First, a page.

June 14, 2011
The NewYorker Summer Fiction Issue has arrived but so far I’ve only read the non-fiction parts of it. There are new fictions from George Saunders and Jeffrey Eugenides (two of my absolute faves) and Lauren Groff (I still need to read her book, The Monsters of Templeton). Again, I love these writers, but I thought the Summer Fiction Issue was meant to introduce new and upcoming fiction writers, no?
In any case, I did read the 5 Nonfiction pieces by: Jennifer Egan, Junot Diaz, Tea Obreht, Edward P. Jones, and Salvatore Scibona. They were all good, but my favorites were Scibona’s Where I Learned to Read, Jones’ Shacks, and Diaz’ The Money (and also Jones, but I’ll save that for another blog post).
As a side note, I’m currently reading Tea Obreht’s novel, The Tiger’s Wife, which is getting phenomenal reviews, she’s being called a new wonderkind, and Colum McCann says, “Téa Obreht is the most thrilling literary discovery in years.” I’m only about 100 pages in though I’m enjoying it–especially the magical stories the narrator’s grandfather tells her (hence the title), that are woven throughout the book, which is essentially a mystery (the narrator is trying to discover why her grandfather left home to die without telling anyone).
Anyway, back to the 5 Nonfiction pieces. I love it when NYer does these 1 page shorts, because they’re so easy to use/teach in a writing class. I’m definitely going to be using these in my Fall Creative Nonfiction Workshop at the college.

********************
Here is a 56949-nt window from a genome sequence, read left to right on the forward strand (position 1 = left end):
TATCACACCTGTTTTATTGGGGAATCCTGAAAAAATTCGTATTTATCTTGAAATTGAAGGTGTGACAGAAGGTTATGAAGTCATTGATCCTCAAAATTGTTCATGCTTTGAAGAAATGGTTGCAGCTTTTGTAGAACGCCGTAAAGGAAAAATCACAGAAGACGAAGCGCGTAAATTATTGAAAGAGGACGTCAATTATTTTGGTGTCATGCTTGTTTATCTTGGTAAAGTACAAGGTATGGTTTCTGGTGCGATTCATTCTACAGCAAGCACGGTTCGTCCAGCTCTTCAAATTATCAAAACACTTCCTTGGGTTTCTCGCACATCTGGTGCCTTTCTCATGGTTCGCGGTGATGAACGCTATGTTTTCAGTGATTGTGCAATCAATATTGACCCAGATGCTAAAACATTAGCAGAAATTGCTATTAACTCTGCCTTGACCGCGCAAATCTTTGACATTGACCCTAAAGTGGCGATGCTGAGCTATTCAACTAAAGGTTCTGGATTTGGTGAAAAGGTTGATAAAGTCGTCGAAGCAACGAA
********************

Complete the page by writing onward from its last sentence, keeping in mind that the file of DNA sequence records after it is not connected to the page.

Scibona’s particularly appealed to me because it’s basically a love letter to reading– though told through a twisty series of events in his young school life. But it reminded me of my own growing up, sneaking away at recess and lunch to the library in grade school to read those short bios of famous people– called the Childhood of Famous Americans Series: Lincoln, Dolly Madison, Jim Thorpe, Betsy Ross, Jane Addams. Remember those bios? They were meant for grade school, probably only about 50 pages (if that) and had the most basic information about the peoples’ lives– though all told very melodramatically (lots of exclamation points!). These were some of my best friends from 2nd to 6th grade.(I SO remember reading this one– Narcissa Whitman, Pioneer Girl).
In talking about finding his way to reading Scibona writes:
By senior year at St. John’s, we were reading Einstein in math, Darwin in lab, Baudelaire in French tutorial, Hegel in seminar. Seminar met twice a week for four years: eight o’clock to ten at night or later, all students addressed by surname. On weekends, I hung out with my friends. The surprise, the wild luck: I had friends. One sat in my room with a beer and “The Phenomenology of Spirit,” reading out a sentence at a time and stopping to ask, “All right, what did that mean?” The gravity of the whole thing would have been laughable if it hadn’t been so much fun, and if it hadn’t been such a gift to find my tribe.
You can also find out what these writers are reading this summer.